Dennis Schroder shows why we should never overplay our hand!
There’s nothing wrong with betting on yourself. It serves as an extra motivation for professional athletes. Do you. Know your worth and know your value.
But sometimes, these types of risks do not always pan out. Just ask Dennis Schroder.
In case you’re not caught up, here’s why Schroder is suddenly the poster child of not overplaying your hand.
He started at point guard for the Los Angeles Lakers last year. The Purple and Gold loved what they saw out of the 27-year-old German and offered him an extension worth $84 million. That’s life-changing money, right?
It would have been a no-brainer for most players. But no. Schroder decided to enter the free agency market and rejected the Lakers’ whopping offer. He reportedly wanted a contract worth somewhere around the $120 million range. There’s nothing wrong with that, right? Except, that’s superstar money.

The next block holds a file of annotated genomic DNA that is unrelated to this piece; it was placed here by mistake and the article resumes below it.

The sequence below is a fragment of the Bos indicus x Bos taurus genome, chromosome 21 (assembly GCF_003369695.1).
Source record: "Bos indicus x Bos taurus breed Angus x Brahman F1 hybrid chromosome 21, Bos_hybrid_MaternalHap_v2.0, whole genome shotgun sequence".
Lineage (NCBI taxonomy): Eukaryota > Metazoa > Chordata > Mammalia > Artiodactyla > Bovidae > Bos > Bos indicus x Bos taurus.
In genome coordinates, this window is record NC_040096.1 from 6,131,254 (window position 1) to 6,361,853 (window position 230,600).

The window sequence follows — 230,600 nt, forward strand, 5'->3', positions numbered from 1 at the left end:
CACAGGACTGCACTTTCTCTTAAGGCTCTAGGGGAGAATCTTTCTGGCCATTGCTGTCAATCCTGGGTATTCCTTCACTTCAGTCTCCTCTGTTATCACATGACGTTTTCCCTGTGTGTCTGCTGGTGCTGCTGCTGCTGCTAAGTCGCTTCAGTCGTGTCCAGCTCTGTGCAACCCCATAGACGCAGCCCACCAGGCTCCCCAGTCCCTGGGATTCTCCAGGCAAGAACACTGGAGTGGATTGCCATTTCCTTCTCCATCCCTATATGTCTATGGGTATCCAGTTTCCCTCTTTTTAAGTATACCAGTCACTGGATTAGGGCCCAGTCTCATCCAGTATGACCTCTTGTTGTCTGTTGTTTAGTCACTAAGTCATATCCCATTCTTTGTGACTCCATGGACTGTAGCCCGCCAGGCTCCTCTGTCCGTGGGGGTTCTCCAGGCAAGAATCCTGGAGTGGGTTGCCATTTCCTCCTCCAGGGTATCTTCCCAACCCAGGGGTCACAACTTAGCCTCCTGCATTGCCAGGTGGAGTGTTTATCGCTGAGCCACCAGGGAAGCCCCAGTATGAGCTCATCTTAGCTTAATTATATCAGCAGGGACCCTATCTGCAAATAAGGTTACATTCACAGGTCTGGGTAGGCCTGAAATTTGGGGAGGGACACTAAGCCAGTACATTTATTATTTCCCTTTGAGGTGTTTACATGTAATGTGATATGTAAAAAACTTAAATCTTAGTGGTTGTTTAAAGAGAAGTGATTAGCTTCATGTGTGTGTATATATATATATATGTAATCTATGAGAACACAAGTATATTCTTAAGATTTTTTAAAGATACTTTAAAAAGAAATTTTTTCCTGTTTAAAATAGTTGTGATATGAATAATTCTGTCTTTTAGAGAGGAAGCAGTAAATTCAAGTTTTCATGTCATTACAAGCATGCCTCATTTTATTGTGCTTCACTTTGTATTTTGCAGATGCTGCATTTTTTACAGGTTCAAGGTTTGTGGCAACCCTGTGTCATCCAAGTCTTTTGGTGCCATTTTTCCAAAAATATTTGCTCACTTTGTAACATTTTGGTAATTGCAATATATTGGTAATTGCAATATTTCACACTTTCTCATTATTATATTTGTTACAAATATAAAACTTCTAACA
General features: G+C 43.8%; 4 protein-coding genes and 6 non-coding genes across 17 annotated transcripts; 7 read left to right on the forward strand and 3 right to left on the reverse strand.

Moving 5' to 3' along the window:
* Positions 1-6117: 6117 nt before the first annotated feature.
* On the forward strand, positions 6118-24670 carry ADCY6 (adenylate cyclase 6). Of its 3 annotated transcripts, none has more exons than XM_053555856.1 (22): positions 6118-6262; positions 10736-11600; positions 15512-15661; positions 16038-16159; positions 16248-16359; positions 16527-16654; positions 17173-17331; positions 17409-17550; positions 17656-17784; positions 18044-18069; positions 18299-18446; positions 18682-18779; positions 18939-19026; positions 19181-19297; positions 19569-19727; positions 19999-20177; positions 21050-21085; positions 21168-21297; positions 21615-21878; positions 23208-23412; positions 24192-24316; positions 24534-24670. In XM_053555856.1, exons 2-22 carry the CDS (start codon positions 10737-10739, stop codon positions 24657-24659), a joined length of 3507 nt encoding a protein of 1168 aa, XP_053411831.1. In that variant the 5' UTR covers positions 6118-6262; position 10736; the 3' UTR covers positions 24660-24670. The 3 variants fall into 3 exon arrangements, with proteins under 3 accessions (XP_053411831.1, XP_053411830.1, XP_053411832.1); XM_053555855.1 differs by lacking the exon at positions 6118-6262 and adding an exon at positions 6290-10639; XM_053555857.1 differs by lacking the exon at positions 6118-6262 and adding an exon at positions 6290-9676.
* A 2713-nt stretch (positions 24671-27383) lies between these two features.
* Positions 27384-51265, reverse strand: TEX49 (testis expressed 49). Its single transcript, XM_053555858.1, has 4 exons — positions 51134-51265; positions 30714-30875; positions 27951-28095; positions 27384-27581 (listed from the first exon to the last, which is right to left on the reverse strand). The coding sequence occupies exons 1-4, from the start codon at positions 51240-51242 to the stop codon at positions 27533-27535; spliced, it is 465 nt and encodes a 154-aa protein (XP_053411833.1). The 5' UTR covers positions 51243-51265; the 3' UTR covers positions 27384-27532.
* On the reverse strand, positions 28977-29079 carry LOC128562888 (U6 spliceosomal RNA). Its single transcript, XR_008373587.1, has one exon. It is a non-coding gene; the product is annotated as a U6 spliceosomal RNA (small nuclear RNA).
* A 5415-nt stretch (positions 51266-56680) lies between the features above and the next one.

Schroder is a decent player but he hasn’t reached that level just yet. Most believe the Lakers’ offer was already beyond generous.
Of course, the Lakers didn’t bite and refused to give him that big of a payday. They moved on by signing some impact players in free agency. Schroder became the odd man out once LA traded for Russell Westbrook.
Schroder kept calm and thought maybe he could receive that money elsewhere.As a lot of free agents received the money bag on the first few hours of free agency, Schroder was among the notable names that remained unsigned.
No team was willing to give him his $120M price point. All right, beggars can’t be choosers, right? The shifty playmaker was going to accept a lower deal. However, teams were not even willing to shell out $10M a year for him. Dang.
Schroder finally came to terms with the Boston Celtics on a one-year deal worth $5.9 million. That’s a far cry from the $84M he turned down from the Lakers.
Still, Schroder will get a fresh start with the C’s and he can still prove himself. If he plays out of his mind in Boston, he might get a chance to get the cash he seeks once he becomes a free agent at the end of the year.
But for now, Dennis Schroder must let his game do the talking.